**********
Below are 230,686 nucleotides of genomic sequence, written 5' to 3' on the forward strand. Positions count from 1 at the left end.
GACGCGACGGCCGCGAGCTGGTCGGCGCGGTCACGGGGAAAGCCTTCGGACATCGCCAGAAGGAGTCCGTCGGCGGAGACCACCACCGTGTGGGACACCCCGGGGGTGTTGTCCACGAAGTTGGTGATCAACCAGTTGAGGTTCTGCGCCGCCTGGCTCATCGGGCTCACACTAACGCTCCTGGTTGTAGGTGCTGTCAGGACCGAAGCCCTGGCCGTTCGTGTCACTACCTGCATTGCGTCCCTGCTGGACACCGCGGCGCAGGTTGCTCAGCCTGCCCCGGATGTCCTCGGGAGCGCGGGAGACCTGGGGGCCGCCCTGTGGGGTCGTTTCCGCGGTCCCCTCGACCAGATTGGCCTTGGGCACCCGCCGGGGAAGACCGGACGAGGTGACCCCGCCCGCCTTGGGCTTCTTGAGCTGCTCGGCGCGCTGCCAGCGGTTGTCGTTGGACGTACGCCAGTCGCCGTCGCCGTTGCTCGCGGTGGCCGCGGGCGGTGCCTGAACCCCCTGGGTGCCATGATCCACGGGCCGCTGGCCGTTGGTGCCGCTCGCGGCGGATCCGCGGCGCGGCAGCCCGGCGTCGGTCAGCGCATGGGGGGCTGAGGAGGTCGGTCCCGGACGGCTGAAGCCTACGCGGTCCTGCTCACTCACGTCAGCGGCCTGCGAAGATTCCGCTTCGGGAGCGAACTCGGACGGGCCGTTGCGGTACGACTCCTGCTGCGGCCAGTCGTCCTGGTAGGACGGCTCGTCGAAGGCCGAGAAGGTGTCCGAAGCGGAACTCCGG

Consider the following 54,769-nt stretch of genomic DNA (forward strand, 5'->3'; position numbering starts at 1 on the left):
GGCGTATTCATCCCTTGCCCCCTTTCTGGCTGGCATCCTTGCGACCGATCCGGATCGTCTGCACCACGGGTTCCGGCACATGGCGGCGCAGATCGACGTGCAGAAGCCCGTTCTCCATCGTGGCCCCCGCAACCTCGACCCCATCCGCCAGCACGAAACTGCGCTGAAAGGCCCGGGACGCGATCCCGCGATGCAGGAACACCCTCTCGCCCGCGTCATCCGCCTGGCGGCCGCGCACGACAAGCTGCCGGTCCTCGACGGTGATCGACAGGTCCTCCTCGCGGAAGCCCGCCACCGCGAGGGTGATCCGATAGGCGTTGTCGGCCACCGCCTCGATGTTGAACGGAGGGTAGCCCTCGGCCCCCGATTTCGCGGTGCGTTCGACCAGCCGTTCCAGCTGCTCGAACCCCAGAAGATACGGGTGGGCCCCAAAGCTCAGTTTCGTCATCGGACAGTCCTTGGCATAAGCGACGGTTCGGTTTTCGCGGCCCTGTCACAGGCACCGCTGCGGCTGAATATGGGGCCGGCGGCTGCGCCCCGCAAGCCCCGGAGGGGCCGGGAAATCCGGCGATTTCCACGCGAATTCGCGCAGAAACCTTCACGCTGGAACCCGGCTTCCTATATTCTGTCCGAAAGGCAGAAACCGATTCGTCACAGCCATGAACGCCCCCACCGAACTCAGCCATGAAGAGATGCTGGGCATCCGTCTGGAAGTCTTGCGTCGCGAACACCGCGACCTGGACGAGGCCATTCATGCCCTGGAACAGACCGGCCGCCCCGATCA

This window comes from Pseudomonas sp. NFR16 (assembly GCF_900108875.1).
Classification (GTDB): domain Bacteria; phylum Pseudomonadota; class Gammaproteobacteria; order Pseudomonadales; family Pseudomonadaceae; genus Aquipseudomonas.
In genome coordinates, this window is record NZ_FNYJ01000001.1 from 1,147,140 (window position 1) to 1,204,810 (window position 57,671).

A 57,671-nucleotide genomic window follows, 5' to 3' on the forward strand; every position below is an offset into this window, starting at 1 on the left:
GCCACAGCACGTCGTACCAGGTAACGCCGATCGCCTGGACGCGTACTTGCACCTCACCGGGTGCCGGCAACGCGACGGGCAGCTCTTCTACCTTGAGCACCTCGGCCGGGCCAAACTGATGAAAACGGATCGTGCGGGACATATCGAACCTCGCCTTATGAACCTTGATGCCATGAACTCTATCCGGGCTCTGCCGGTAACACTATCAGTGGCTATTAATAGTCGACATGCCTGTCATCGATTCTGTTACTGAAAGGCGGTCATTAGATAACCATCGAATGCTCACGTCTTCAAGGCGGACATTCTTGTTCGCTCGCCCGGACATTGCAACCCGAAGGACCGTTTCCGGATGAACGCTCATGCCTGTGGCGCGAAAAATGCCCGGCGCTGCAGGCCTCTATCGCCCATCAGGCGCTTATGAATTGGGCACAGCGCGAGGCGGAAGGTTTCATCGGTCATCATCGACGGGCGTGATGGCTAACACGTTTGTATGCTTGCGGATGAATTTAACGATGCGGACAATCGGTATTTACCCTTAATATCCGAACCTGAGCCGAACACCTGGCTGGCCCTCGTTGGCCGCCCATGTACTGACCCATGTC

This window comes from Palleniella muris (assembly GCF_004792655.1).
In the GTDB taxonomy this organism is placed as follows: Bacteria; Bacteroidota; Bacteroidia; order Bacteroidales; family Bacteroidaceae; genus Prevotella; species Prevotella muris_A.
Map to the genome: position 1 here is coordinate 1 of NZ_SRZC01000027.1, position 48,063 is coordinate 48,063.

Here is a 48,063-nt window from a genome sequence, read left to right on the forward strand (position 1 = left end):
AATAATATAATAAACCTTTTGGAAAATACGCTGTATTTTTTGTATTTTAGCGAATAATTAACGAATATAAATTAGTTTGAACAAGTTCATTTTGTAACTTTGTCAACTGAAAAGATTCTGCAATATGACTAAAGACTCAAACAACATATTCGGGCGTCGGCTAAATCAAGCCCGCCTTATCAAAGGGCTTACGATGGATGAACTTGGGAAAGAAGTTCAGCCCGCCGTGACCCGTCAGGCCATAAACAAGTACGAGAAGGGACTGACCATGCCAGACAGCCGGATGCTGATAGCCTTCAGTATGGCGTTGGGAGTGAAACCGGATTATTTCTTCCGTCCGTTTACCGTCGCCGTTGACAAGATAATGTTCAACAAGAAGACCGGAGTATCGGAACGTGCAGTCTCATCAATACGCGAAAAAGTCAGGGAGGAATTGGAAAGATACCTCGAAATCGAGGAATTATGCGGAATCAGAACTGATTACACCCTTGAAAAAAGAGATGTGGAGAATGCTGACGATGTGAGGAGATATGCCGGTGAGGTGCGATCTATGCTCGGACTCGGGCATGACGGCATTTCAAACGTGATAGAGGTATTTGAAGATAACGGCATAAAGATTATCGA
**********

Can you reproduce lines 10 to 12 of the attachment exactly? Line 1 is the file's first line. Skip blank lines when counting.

This window comes from Palleniella muris (assembly GCF_004792655.1).
In the GTDB taxonomy this organism is placed as follows: Bacteria; Bacteroidota; Bacteroidia; order Bacteroidales; family Bacteroidaceae; genus Prevotella; species Prevotella muris_A.
Map to the genome: position 1 here is coordinate 1 of NZ_SRZC01000027.1, position 48,063 is coordinate 48,063.